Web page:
Portland-based sculptor Brian Mock is a welding virtuoso, turning hundreds of discarded nuts, bolts, hinges, and forks into life-size dogs, birds, and even faithful replicas of doubleneck Gibson electric guitars. Mock says of his work:
I am intrigued by the challenge of creating an entirely unique piece from an eclectic collection of discarded objects. Giving these old, common items a new and extraordinary life as one sculpture is an artistically challenging yet gratifying process. This type of work is also designed to be highly interactive and prompt viewers to question the reality of what they see. Audience reactions fuel my motivation.
If you like what you see here, you should head on over to 360See Gallery, matter!, and his Facebook page. Mock also has a number of reasonably priced items available on Etsy including some beautiful small dogs.
dailyDuJour has the first coverage I’ve seen of five new works by Japanese artist Haroshi who uses layered and pixelated pieces from reclaimed skateboard decks. Via his website:
Haroshi makes his art pieces recycling old used skateboards. His creations are born through styles such as wooden mosaic, dots, and pixels; where each element, either cut out in different shapes or kept in their original form, are connected in different styles, and shaven into the form of the final art piece. Haroshi became infatuated with skateboarding in his early teens, and is still a passionate skater at present.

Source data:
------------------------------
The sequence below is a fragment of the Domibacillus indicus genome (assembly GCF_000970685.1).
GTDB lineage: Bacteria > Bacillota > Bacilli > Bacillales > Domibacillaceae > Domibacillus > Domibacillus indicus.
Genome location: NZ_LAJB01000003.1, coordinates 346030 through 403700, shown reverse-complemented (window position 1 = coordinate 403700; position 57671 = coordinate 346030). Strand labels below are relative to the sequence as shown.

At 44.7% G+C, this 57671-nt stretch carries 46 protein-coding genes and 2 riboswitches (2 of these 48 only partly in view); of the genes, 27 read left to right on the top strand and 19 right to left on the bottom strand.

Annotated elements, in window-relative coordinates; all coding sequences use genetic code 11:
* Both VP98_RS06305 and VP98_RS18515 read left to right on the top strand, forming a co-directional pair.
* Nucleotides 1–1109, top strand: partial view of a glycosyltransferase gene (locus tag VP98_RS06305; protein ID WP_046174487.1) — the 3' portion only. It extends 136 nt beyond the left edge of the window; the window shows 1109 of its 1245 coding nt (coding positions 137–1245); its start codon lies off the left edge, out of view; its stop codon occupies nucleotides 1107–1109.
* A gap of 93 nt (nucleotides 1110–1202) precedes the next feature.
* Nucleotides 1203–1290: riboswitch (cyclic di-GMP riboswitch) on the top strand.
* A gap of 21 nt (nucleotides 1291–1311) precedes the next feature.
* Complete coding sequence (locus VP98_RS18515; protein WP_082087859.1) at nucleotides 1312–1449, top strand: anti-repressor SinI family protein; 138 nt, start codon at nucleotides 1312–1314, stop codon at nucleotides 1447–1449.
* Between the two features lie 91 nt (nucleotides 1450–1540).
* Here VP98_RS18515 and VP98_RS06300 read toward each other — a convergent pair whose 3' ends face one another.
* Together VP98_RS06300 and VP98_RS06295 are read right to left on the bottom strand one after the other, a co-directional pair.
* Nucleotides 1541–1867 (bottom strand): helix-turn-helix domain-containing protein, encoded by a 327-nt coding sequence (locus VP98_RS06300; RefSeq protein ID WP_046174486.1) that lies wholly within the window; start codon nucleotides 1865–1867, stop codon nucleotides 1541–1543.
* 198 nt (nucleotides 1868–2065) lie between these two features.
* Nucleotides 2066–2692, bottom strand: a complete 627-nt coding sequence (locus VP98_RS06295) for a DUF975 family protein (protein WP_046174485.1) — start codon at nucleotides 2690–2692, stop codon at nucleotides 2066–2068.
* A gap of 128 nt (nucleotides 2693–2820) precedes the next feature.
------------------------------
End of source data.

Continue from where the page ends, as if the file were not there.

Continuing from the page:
These new pieces were on display last night as part of an exhibition at a distribution center for streetwear manufacturer HUF in L.A., and you can see much more over on dailyDuJour and Haroshi’s Facebook page. The last piece above, the moose, is another recent sculpture (not part of the HUF exhibition) that now hangs in the home of professional rally driver Ken Block. Out of control amazing.
Seed Faces are little heads made from recycled paper pulp. You put the suckers in some dirt and in a few days heirloom sprouts grow out of their friggen’ faces. If you want, you can then eat them. The whole endeavor is a little quirky and weird but, purchased! Made by Kelsey Pike at the Sustainable Papercraft Studio, available in packs of 25 for $7 or 10 for $3. See also Comic Book Farming. (via the rhumboogie)